Incidental take would be covered in Bexar County and the City of San Antonio, including current and future portions of the City's extra-territorial jurisdiction (ETJ), which currently extends outside of Bexar County into Comal, Medina, and Kendall Counties. However, the City is projected to expand into Bandera County in the future. Therefore, the permit area—i.e., where incidental take will be permitted—includes Bexar County and those portions of the City's ETJ that do/will expand into Medina, Kendall, and Bandera Counties over the life of the permit. While the ETJ currently extends into Comal County, incidental take will not be covered other than on preserves, since Comal County has its own habitat conservation plan (HCP).

Covered activities include construction, use, and/or maintenance of land development projects; farm and ranch improvements; commercial or industrial projects; construction, maintenance, or improvement of public infrastructure; installation and/or maintenance of utility infrastructure; construction, use, maintenance and/or expansion of quarries, gravel mining, or other similar extraction projects; and any activities necessary to manage habitat for the covered species that could temporarily result in incidental take. The applicants have completed a draft Habitat Conservation Plan, referred to as the Southern Edwards Plateau (SEP dHCP), as part of the application package.

The Service also announces the availability of a draft Environmental Impact Statement (dEIS), which has been prepared to evaluate the permit application in accordance with the requirements of the National Environmental Policy Act (42 U.S.C. 4321 et seq.; NEPA). We are making the permit application package, including the dHCP and dEA, available for public review and comment.

Background

We initially prepared a notice of intent (NOI) to prepare an EIS, which was published in the Federal Register on April 27, 2011 (76 FR 23619). We also held public scoping meetings in connection with the applicants' requested permit. A summary of comments provided during the 2011 scoping period, which included public meetings held June 6, 2011, in Bandera, Texas; June 7, 2011, Boerne, Texas; June 9, 2011, Blanco, Texas; June 13, 2011, Kerrville, Texas; and June 14, 2011, Helotes, Texas, are available on the Service's Web site at http://www.fws.gov/​southwest/​es/​AustinTexas/​ and on the applicants' Web site at http://www.sephcp.com (Appendix F of the dEIS).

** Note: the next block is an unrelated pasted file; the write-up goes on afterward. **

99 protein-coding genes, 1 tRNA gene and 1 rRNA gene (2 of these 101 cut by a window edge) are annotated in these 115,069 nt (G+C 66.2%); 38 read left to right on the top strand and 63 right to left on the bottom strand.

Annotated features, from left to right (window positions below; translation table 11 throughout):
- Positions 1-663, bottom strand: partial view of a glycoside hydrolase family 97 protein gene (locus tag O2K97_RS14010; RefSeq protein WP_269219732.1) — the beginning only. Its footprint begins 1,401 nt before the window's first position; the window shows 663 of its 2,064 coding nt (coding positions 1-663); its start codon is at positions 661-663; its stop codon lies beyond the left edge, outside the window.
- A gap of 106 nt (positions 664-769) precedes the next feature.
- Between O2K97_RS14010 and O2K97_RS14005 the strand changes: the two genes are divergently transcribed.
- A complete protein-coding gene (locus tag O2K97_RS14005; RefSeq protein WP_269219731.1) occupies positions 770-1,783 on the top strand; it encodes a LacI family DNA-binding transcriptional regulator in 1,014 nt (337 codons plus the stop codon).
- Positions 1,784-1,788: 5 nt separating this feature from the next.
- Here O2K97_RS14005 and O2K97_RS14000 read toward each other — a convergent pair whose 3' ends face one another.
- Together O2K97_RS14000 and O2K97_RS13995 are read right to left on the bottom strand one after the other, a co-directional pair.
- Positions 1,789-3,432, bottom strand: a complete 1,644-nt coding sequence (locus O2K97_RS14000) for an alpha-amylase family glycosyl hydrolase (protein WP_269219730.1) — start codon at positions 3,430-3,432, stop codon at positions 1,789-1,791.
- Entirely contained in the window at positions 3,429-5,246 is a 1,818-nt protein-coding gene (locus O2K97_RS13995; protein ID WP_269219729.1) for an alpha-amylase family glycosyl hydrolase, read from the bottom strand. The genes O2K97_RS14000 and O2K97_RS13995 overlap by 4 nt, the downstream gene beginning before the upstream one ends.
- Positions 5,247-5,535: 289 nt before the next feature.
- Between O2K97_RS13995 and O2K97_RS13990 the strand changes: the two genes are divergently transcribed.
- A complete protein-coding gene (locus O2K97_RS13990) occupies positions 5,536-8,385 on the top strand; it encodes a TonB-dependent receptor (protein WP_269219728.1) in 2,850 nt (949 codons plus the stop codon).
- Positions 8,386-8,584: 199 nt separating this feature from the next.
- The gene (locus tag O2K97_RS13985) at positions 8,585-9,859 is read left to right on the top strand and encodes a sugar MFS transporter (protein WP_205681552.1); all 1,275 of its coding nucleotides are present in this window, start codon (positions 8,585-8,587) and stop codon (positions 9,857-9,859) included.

Proposed Action

The proposed action, involves the issuance of an ITP by the Service for the covered activities in the permit area, pursuant to section 10(a)(1)(B) of the Act. The ITP would cover “take” of the covered species associated with public and private projects occurring within the permit area.

The requested term of the ITP is 30 years. To meet the requirements of a section 10(a)(1)(B) ITP, the applicants developed and propose to implement the SEP dHCP, which describes the conservation measures the applicants have agreed to undertake to minimize and mitigate for the impacts of the proposed incidental take of the covered species to the maximum extent practicable, and ensure that incidental take will not appreciably reduce the likelihood of the survival and recovery of these species in the wild.

Section 9 of the Act and its implementing regulations prohibit “take” of fish and wildlife species listed as threatened or endangered under section 4 of the Act. However, section 10(a)(1)(B) of the Act authorizes us to issue permits to take listed wildlife species where such take is incidental to, and not the purpose of, otherwise lawful activities and where the applicant meets certain statutory requirements.

Alternatives

Four alternatives to the proposed action we are considering as part of this process are:

1. No Action Alternative. Under the No Action Alternative, Bexar County and the City of San Antonio would not seek, and the Service would not issue, an ITP. Under this alternative, compliance with the Act would continue to occur only on an individual basis through project-specific consultations with the Service. Local governments, business entities, private landowners, and others would independently determine whether or not ESA compliance is necessary for a particular project and, if needed, would work with the Service to obtain authorization for incidental take. Each independent consultation would require an analysis of the incidental take and impacts to listed species, the identification and implementation of appropriate and practicable mitigation measures, and the preparation of appropriate documentation to support the permitting action.

Mitigation requirements would be individually negotiated with the Service on the basis of the level of impact to listed species and the conservation value of the mitigation options and opportunities available to the individual applicant. Possible forms of mitigation could include on-site preservation of habitat, acquisition of off-site preserve lands, or purchase of conservation credits from an independent conservation bank. With the exception of conservation bank credit purchases, it is likely that many preserve lands offered as mitigation for individual projects would be relatively small, isolated, and/or widely distributed across the region.